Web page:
Sharing Success

The Four Ps

During college, I had a part time job with a boss who was fond of saying, “Proper Planning Prevents Problems … The Four P’s.” In other words, in business, we cannot predict the future, but we can properly plan for how to deal with unexpected events. Preparing in advance for out of the ordinary events that are bound to happen in the future can help you make the most of situations when they do occur.

Here is a real life example. Recently, after one of my son Conner’s Little League games, our family went out for dinner at a favorite neighborhood restaurant. Their food has always been predictably good and reasonably priced, and we have enjoyed eating there many times.

But this time, the restaurant happened to be busier than normal. It was not physically crowded, since there was plenty of table space to accommodate everyone, including our family. It just was clear to me that they had not anticipated so many guests showing up that night. As a result, the restaurant was greatly understaffed relative to the number of patrons in the restaurant.

After we were seated, we patiently waited for a long time for anyone to stop by our table (or even to make eye contact). Eventually, when it became obvious that the staff was becoming more overwhelmed, not less, we finally did something we had never done before. Disappointed, we left to find someplace else to eat.

After leaving the restaurant, I understood the cause of the problem and wondered how it could have been handled better. Obviously, they had planned for a “normal” evening and were caught by surprise by the unexpectedly large crowd. It is just that having more customers than normal should be a good thing, assuming that you are adequately prepared to respond.

Trying to anticipate random events is tough. For example, most businesses cannot afford to continually overstaff on the chance of being busier than normal. On the other hand, being understaffed when demand does surge misses out on a valuable opportunity to make more money. Worse yet, it risks future income by disappointing loyal customers and giving them a reason to go elsewhere.

Luckily, there is a third alternative. You can follow my old boss’ advice of “Proper Planning Prevents Problems.”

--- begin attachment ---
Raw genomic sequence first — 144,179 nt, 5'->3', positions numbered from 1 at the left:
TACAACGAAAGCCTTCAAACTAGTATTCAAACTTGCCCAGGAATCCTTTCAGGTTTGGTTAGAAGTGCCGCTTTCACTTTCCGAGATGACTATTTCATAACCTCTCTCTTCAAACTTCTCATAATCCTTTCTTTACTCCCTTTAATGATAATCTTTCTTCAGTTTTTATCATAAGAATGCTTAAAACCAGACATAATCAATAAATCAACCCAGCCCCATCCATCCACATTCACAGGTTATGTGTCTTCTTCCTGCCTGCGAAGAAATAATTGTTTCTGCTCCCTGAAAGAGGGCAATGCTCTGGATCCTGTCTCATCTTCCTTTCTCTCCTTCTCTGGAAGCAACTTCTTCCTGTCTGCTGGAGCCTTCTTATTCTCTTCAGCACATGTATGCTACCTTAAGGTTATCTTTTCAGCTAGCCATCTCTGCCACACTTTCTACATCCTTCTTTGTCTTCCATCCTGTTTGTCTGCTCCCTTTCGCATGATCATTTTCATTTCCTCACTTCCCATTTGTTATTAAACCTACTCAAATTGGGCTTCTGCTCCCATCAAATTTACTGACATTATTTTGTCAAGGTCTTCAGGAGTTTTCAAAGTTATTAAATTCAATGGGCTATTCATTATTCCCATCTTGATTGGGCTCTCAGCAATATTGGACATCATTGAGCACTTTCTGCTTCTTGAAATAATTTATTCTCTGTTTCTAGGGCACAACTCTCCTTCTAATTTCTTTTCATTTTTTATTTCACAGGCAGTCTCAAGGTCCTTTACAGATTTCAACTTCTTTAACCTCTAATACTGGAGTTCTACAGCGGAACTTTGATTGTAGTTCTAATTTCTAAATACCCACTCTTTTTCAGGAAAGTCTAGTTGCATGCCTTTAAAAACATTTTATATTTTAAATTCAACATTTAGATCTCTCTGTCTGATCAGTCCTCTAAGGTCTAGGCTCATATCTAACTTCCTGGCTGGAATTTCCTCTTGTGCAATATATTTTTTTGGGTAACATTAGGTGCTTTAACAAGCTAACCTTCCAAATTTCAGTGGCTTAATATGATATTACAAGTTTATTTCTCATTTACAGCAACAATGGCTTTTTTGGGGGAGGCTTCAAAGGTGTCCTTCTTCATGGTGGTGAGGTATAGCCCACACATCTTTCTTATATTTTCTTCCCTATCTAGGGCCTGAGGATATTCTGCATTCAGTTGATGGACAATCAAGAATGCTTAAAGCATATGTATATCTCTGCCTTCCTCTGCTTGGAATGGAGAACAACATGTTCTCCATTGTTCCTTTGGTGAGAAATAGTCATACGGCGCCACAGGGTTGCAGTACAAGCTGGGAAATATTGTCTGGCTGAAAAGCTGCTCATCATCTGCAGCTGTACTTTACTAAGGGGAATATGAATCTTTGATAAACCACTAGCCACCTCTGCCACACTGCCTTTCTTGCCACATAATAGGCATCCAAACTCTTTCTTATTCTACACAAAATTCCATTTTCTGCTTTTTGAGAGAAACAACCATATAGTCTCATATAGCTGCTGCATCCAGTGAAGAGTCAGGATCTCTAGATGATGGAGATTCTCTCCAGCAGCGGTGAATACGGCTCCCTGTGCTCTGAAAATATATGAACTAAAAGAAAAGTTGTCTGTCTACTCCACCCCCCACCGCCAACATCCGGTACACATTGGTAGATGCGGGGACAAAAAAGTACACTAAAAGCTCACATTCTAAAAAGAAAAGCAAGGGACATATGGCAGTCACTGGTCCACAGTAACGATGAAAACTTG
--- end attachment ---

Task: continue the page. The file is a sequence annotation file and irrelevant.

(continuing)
In other words, when you know that the “usual” happens most of the time, but not all of the time, it pays to properly plan so your business can respond quickly when the “unusual” happens.

• Develop backup resources. Sometimes, getting through a challenge quickly requires calling in additional help. For example, during the fresh pack tomato season, we staff our cannery for “normal” incoming fresh tomato quality. But sometimes Mother Nature is less cooperative, requiring us to sort harder to achieve the same level of quality. When that happens, we quickly activate “Plan B” by bringing in more sorters from our reserve list of employees we know will be ready to come to work.

This concept works for us and, quite possibly, it could be adapted to work in a restaurant.

• Encourage the right attitude! If you continually reinforce with your team that satisfying customers is their number one responsibility, when things do get hectic, their first thought will be “How can we keep customers happy?”

• Deal with problems head on. In every business, including ours, mistakes happen and customers get upset. Plan on it and plan for it. We encourage our team to keep customers honestly abreast of the situation. In my experience, customers tend to be far more understanding in difficult situations when they know you are being straight up with them.

In a restaurant, perhaps training servers to look customers in the eye and sincerely explain “I am sorry we are busier than expected, but I will do my best for you,” would go a long way to getting customers on your side.

Remember, properly preparing your team for unexpected events helps put you in a position to prevent problems. In my book, that is a very good thing!